³ US bond market represented by the Bloomberg Barlcays US Aggregate Bond Index.
US small-value companies represented by the Russell 2000 Value Index.
Is it Time to Pick Up the Pieces After Last Year’s Bond Market Storm?, Eric Jacobson, Morningstar.com, January 30, 2023.
US stocks represented by the Bloomberg US Aggregate Bond Index and foreign stocks represented by the Bloomberg Global Aggregate ex USD 10% Issuer Capped (Hedged) Index. Source: iShares.com
Source: JP Morgan.
See, e.g., Inflation Fell Sharply in March, Wayne Duggan, Forbes Advisor, April 12, 2023.
Comparing the Bloomberg US Corporate High Yield Index and the IDC US Treasury 3-7 Year Index.
¹⁰ Short bonds represented by the Bloomberg Barclays US Govt/Credit 1-3 Index.

Copyright © 2023 Wealth Architects, LLC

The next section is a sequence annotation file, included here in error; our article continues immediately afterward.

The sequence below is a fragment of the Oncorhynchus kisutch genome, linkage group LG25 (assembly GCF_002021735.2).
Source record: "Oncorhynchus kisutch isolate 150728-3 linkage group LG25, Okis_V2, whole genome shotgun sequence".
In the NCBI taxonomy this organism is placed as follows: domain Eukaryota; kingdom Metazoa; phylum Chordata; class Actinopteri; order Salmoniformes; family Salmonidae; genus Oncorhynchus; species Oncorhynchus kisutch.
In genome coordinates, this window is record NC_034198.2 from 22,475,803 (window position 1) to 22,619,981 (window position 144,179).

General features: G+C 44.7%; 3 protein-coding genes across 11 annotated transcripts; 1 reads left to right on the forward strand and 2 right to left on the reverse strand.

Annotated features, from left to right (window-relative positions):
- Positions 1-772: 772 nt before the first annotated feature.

The information provided in this commentary is intended to be informative and not intended to be advice relative to any investment or portfolio offered through Wealth Architects.  The views expressed in this commentary reflect the opinion of the author based on data available as of the date this article [essay] was written and is subject to change without notice. This commentary is not a complete analysis of any sector, industry or security. Individual investors should consult with their financial advisor before implementing changes in their portfolio based on opinions expressed. The information provided in this commentary is not a solicitation for the investment management or other services offered by Wealth Architects.  References incorporated into the report [essay] from third party sources are as of the date specified and are believed to be reliable.  Wealth Architects is not responsible for errors in the third party data.